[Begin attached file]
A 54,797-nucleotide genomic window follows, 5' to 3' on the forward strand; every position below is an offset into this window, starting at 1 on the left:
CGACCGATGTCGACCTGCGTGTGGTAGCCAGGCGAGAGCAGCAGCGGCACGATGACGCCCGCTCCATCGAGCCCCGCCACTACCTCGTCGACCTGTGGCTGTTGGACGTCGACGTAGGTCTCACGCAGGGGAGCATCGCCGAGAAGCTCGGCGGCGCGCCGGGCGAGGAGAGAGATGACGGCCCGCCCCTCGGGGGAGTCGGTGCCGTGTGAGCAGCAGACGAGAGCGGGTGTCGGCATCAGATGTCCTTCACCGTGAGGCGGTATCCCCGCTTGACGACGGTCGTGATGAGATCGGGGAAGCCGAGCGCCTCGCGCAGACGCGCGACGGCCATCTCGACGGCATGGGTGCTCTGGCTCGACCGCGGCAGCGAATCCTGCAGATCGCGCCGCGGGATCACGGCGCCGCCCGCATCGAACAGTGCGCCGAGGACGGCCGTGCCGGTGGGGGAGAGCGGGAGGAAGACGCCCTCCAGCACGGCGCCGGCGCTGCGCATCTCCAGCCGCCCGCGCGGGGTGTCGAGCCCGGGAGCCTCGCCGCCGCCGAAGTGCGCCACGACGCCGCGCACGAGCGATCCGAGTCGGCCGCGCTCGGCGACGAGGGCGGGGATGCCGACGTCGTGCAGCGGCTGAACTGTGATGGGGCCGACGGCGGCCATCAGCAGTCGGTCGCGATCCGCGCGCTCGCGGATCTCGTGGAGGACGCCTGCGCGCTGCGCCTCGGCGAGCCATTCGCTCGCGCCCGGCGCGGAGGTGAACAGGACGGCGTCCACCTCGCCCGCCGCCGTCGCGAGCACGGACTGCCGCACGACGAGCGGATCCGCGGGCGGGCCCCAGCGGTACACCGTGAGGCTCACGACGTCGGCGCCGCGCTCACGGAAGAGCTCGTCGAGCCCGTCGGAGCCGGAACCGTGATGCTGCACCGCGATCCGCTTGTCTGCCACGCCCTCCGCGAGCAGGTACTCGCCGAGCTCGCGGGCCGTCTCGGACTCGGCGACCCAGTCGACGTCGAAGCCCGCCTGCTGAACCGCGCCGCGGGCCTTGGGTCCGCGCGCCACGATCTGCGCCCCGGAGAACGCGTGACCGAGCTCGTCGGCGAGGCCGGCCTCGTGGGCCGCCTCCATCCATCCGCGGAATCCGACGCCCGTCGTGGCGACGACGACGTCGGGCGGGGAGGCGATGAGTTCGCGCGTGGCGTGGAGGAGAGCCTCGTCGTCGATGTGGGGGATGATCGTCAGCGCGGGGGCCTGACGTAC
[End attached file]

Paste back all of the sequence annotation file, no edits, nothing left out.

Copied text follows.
A 54,797-nucleotide genomic window follows, 5' to 3' on the forward strand; every position below is an offset into this window, starting at 1 on the left:
CGACCGATGTCGACCTGCGTGTGGTAGCCAGGCGAGAGCAGCAGCGGCACGATGACGCCCGCTCCATCGAGCCCCGCCACTACCTCGTCGACCTGTGGCTGTTGGACGTCGACGTAGGTCTCACGCAGGGGAGCATCGCCGAGAAGCTCGGCGGCGCGCCGGGCGAGGAGAGAGATGACGGCCCGCCCCTCGGGGGAGTCGGTGCCGTGTGAGCAGCAGACGAGAGCGGGTGTCGGCATCAGATGTCCTTCACCGTGAGGCGGTATCCCCGCTTGACGACGGTCGTGATGAGATCGGGGAAGCCGAGCGCCTCGCGCAGACGCGCGACGGCCATCTCGACGGCATGGGTGCTCTGGCTCGACCGCGGCAGCGAATCCTGCAGATCGCGCCGCGGGATCACGGCGCCGCCCGCATCGAACAGTGCGCCGAGGACGGCCGTGCCGGTGGGGGAGAGCGGGAGGAAGACGCCCTCCAGCACGGCGCCGGCGCTGCGCATCTCCAGCCGCCCGCGCGGGGTGTCGAGCCCGGGAGCCTCGCCGCCGCCGAAGTGCGCCACGACGCCGCGCACGAGCGATCCGAGTCGGCCGCGCTCGGCGACGAGGGCGGGGATGCCGACGTCGTGCAGCGGCTGAACTGTGATGGGGCCGACGGCGGCCATCAGCAGTCGGTCGCGATCCGCGCGCTCGCGGATCTCGTGGAGGACGCCTGCGCGCTGCGCCTCGGCGAGCCATTCGCTCGCGCCCGGCGCGGAGGTGAACAGGACGGCGTCCACCTCGCCCGCCGCCGTCGCGAGCACGGACTGCCGCACGACGAGCGGATCCGCGGGCGGGCCCCAGCGGTACACCGTGAGGCTCACGACGTCGGCGCCGCGCTCACGGAAGAGCTCGTCGAGCCCGTCGGAGCCGGAACCGTGATGCTGCACCGCGATCCGCTTGTCTGCCACGCCCTCCGCGAGCAGGTACTCGCCGAGCTCGCGGGCCGTCTCGGACTCGGCGACCCAGTCGACGTCGAAGCCCGCCTGCTGAACCGCGCCGCGGGCCTTGGGTCCGCGCGCCACGATCTGCGCCCCGGAGAACGCGTGACCGAGCTCGTCGGCGAGGCCGGCCTCGTGGGCCGCCTCCATCCATCCGCGGAATCCGACGCCCGTCGTGGCGACGACGACGTCGGGCGGGGAGGCGATGAGTTCGCGCGTGGCGTGGAGGAGAGCCTCGTCGTCGATGTGGGGGATGATCGTCAGCGCGGGGGCCTGACGTAC